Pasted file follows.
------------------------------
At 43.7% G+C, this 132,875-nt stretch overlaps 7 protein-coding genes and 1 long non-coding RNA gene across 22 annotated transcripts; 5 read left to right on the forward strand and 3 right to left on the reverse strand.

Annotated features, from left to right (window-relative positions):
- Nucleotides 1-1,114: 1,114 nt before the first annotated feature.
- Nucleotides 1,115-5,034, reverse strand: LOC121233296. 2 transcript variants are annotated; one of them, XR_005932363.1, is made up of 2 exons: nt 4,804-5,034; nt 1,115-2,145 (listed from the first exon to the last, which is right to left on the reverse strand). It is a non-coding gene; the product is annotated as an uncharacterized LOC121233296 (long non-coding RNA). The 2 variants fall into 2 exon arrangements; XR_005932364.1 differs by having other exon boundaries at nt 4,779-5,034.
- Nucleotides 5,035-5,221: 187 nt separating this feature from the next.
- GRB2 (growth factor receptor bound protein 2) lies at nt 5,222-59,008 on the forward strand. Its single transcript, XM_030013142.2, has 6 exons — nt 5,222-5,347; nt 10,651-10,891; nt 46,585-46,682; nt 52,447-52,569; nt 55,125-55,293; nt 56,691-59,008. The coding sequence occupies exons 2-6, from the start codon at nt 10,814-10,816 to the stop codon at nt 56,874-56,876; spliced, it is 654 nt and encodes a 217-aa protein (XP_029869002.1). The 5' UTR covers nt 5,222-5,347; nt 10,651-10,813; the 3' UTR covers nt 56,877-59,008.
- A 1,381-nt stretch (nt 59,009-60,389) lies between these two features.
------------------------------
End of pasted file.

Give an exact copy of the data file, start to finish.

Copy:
At 43.7% G+C, this 132,875-nt stretch overlaps 7 protein-coding genes and 1 long non-coding RNA gene across 22 annotated transcripts; 5 read left to right on the forward strand and 3 right to left on the reverse strand.

Annotated features, from left to right (window-relative positions):
- Nucleotides 1-1,114: 1,114 nt before the first annotated feature.
- Nucleotides 1,115-5,034, reverse strand: LOC121233296. 2 transcript variants are annotated; one of them, XR_005932363.1, is made up of 2 exons: nt 4,804-5,034; nt 1,115-2,145 (listed from the first exon to the last, which is right to left on the reverse strand). It is a non-coding gene; the product is annotated as an uncharacterized LOC121233296 (long non-coding RNA). The 2 variants fall into 2 exon arrangements; XR_005932364.1 differs by having other exon boundaries at nt 4,779-5,034.
- Nucleotides 5,035-5,221: 187 nt separating this feature from the next.
- GRB2 (growth factor receptor bound protein 2) lies at nt 5,222-59,008 on the forward strand. Its single transcript, XM_030013142.2, has 6 exons — nt 5,222-5,347; nt 10,651-10,891; nt 46,585-46,682; nt 52,447-52,569; nt 55,125-55,293; nt 56,691-59,008. The coding sequence occupies exons 2-6, from the start codon at nt 10,814-10,816 to the stop codon at nt 56,874-56,876; spliced, it is 654 nt and encodes a 217-aa protein (XP_029869002.1). The 5' UTR covers nt 5,222-5,347; nt 10,651-10,813; the 3' UTR covers nt 56,877-59,008.
- A 1,381-nt stretch (nt 59,009-60,389) lies between these two features.